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J Strength Cond Res. 2009 Jul;23(4):1271-5. doi: 10.1519/JSC.0b013e3181a026c2.

Effect of sugar-free Red Bull energy drink on high-intensity run time-to-exhaustion in young adults.

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1
Faculty of Kinesiology and Health Studies, University of Regina, Regina, Saskatchewan, Canada. darren.candow@uregina.ca

Abstract

Consuming sugar-free Red Bull energy drink before exercise has become increasingly popular among exercising individuals. The main purported active ingredient in sugar-free Red Bull is caffeine, which has been shown to increase aerobic exercise performance. The purpose of this study was to determine the effects of sugar-free Red Bull energy drink on high-intensity run time-to-exhaustion in young adults. Physically active university students (n = 17, 9 men, 8 woman; 21 +/- 4 years, 73.4 +/- 3.1 kg, 175.1 +/- 3.2 cm) participated in a double-blind, crossover, repeated-measures study where they were randomized to supplement with sugar-free Red Bull (2 mg x kg(-1) body mass caffeine or approximately 147 mg caffeine; 4 kcal/250 mL) and noncaffeinated, sugar-free placebo (lemon-lime flavored soft drink, tonic water, lime juice; 4 kcal/250 mL) separated by 7 days. Exercise capacity was assessed by a run time-to-exhaustion test at 80% Vo2max, perceived exertion was assessed immediately after exercise, and blood lactate was measured before and after exercise. There were no differences in run time-to-exhaustion (Red Bull: 12.6 +/- 3.8 minutes, placebo: 11.8 +/- 3.4 minutes), perceived exertion (Red Bull: 17.1 +/- 2.0, placebo: 16.6 +/- 1.8), or blood lactate between groups. In conclusion, sugar-free Red Bull energy drink did not influence high-intensity run time-to-exhaustion in young adults.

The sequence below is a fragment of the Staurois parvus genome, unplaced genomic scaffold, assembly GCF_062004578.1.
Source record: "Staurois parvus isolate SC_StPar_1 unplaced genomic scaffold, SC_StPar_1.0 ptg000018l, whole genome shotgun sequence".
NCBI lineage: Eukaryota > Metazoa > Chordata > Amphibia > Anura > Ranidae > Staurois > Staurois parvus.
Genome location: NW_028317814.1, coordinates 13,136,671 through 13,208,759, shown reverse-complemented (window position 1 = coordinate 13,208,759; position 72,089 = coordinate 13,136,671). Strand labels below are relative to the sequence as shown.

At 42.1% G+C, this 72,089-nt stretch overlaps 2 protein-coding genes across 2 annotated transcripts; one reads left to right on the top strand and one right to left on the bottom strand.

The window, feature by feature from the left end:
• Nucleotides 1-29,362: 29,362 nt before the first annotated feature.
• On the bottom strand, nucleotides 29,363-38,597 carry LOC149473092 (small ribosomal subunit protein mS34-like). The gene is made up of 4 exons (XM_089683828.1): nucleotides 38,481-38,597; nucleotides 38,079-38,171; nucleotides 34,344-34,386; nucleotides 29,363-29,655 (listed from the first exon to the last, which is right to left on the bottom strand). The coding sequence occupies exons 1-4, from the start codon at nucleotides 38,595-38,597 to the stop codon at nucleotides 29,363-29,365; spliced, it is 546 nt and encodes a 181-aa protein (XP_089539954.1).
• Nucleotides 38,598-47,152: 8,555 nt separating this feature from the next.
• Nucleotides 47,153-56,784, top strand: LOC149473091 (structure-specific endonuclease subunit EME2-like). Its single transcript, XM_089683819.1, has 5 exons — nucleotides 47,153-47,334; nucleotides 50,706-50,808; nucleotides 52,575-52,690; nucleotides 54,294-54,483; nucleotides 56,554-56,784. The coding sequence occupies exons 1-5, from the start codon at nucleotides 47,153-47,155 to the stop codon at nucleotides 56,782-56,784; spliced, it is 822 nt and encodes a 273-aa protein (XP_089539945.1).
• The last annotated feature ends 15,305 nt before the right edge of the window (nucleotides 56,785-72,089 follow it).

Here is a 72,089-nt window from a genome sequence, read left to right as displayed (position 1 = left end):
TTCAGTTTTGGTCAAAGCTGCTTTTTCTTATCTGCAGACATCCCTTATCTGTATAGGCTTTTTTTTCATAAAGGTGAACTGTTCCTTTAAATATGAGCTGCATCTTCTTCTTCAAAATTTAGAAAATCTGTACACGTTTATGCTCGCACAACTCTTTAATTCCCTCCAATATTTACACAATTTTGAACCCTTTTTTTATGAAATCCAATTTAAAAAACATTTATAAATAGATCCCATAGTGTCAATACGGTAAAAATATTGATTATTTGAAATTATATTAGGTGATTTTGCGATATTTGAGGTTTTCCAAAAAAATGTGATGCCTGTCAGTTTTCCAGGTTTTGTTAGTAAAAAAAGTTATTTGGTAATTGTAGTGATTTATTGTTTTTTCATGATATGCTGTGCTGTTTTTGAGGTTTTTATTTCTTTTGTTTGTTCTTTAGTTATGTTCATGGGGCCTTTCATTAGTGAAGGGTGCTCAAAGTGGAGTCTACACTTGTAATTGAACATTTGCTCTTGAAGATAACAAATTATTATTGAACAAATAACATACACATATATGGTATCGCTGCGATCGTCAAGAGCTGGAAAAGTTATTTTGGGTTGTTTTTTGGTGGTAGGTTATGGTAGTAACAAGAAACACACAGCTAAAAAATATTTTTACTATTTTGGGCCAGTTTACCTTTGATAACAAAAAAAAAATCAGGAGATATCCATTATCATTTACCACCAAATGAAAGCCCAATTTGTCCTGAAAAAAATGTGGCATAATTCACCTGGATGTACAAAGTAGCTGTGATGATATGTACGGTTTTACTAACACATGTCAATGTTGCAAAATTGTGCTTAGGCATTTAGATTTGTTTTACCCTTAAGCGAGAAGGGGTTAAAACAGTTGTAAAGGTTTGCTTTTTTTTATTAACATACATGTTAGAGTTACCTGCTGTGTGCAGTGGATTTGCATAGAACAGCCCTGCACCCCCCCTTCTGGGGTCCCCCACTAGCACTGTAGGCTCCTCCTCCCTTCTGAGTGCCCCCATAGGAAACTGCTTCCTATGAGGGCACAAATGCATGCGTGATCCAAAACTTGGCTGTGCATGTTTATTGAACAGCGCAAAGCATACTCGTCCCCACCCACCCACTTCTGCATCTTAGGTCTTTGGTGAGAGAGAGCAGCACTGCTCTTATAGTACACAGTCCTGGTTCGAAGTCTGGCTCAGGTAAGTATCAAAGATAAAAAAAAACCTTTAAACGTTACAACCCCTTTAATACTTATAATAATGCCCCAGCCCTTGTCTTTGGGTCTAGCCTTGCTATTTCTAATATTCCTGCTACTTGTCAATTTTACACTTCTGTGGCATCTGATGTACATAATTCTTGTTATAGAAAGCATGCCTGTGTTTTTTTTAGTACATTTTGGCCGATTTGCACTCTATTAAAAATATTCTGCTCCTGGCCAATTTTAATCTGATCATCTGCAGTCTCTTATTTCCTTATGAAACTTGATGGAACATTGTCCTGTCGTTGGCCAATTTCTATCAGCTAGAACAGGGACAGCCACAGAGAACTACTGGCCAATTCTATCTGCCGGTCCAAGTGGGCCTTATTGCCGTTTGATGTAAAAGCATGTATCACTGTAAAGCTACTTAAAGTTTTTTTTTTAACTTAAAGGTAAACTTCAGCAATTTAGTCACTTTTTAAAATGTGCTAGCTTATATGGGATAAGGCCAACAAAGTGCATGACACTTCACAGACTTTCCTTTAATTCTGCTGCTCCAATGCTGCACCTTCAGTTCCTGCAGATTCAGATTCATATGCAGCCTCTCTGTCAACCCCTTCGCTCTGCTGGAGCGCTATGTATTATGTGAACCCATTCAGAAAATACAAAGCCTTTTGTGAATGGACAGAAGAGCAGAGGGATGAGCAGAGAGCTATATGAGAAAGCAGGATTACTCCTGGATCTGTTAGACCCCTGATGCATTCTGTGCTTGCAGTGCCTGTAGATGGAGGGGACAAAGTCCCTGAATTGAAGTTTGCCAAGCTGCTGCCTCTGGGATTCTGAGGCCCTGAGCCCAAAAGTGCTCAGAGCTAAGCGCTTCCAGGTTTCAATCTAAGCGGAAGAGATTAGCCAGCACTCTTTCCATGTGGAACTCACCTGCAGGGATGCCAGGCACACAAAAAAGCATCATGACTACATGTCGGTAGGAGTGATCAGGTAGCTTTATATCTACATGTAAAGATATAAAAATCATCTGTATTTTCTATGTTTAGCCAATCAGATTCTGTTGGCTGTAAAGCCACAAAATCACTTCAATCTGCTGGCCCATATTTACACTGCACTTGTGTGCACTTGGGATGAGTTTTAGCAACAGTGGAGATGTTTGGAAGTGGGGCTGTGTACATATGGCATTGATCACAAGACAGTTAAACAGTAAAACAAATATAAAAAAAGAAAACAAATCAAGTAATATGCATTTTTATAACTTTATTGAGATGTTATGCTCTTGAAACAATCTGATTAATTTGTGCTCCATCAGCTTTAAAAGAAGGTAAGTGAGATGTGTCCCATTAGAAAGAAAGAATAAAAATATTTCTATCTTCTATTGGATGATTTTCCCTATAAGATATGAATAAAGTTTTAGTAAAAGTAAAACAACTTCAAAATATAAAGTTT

PMID:
19528841
DOI:
10.1519/JSC.0b013e3181a026c2
[Indexed for MEDLINE]
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